House Advances Biden’s Social Safety Net Legislation

House Advances Biden’s Social Safety Net Legislation

America's Voice Admin
August 24, 2021

Democrats in the U.S. House of Representatives advanced President Joe Biden’s legislative priorities on Tuesday, approving a $3.5 trillion social safety net budget plan.

Lawmakers also agreed to hold a vote by late next month on $1 trillion in infrastructure spending to fix the country’s crumbling roads and bridges and expand broadband service.

The 220-212 vote on the sizable spending measures was not the final say on the legislation, but it signaled that Democrats, who hold narrow majorities over Republicans in both the House and Senate, might be able in the coming weeks to forge approval of spending programs that Biden promised during his successful 2020 presidential campaign.

Moderates' input

The House voted after key Democratic leaders, who support Biden’s plans to greatly expand the role of the national government in the lives of millions of Americans, reached accord with a group of 10 moderate Democrats who had balked at voting on the larger social safety net spending without first approving the infrastructure plan that the Senate adopted earlier this month on a bipartisan 69-30 vote.

But the moderate lawmakers, at odds with the much larger contingent of progressive Democrats in their House political party caucus, agreed to an offer by House Speaker Nancy Pelosi and other Democratic leaders to move ahead with the social safety net spending plan on condition that an infrastructure vote would occur by September 27.

Pelosi had hoped to quickly approve a $3.5 trillion budget outline, which Senate Democrats recently pushed through on a 50-49 vote over the unified opposition of Republicans who said it was too costly and advanced what they described as socialist priorities.

From left, Rep. Chip Roy, R-Texas, Rep. Thomas Massie, R-Ky., and Rep. Marjorie Taylor Greene, R-Ga. talk on Capitol Hill in…
From left, Rep. Chip Roy, R-Texas, Rep. Thomas Massie, R-Ky., and Rep. Marjorie Taylor Greene, R-Ga. talk on Capitol Hill in Washington, Aug. 24, 2021. Lawmakers were recalled to Washington amid talks on a $3.5 trillion budget blueprint.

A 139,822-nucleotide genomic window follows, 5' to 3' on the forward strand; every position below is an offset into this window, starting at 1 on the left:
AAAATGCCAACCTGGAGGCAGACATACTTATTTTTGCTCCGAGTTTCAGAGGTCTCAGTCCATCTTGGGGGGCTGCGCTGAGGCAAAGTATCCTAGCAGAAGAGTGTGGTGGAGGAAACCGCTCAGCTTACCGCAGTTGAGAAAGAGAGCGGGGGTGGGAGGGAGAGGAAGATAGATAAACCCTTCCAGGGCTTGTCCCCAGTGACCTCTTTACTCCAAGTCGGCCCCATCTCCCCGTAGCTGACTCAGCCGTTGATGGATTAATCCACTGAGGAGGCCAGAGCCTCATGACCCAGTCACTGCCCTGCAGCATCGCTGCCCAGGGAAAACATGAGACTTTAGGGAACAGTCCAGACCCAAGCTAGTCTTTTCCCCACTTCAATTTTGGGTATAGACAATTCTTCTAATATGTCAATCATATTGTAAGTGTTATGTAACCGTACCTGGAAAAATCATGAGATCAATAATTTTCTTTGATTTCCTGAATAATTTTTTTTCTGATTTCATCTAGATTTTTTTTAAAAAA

Progressive House lawmakers view the legislation as a priority to provide universal free pre-kindergarten schooling for 3- and 4-year-old children and two years of free community college classes for high school graduates, while adding health care benefits for older people with first-time funding for dental, vision and hearing aid care.

The safety net measure would also invest new sums to fight climate change, change federal immigration laws and attempt to lower prescription drug prices. Democrats hope to pay for the plan with higher taxes on corporations and individuals earning more than $400,000 a year, which Republicans also oppose. The changes would undo some of the tax cuts they enacted in 2017.

While 19 Senate Republicans voted for the infrastructure package, and some House Republicans might also support it, none is expected to vote for the much larger social safety net legislation.

Specifics come next

With the House approving the broad outlines of the social welfare spending, Democratic lawmakers are now expected over the coming weeks to craft specifics of the programs they hope to adopt.

But whether they can agree on a long list of specifics before the infrastructure vote in a month is uncertain.

The Democrats’ social safety net plan is being uniformly pilloried by Republican lawmakers as too costly and a vast overreach toward a socialist wish list of government largesse. Biden and Democratic lawmakers say the spending is needed to give millions of Americans a chance at entering the middle class and a better life for their families.

Some Democratic lawmakers have also voiced reservations about the cost of the proposal, with two moderate Senate Democrats, Joe Manchin and Kyrsten Sinema, saying the $3.5 trillion price tag is too big.

The uniform Republican opposition to the spending and scattered Democratic objections are likely to trigger extensive negotiations over the shape of the legislation and the total spending amount before any final votes are held in late September or beyond. 

Original Article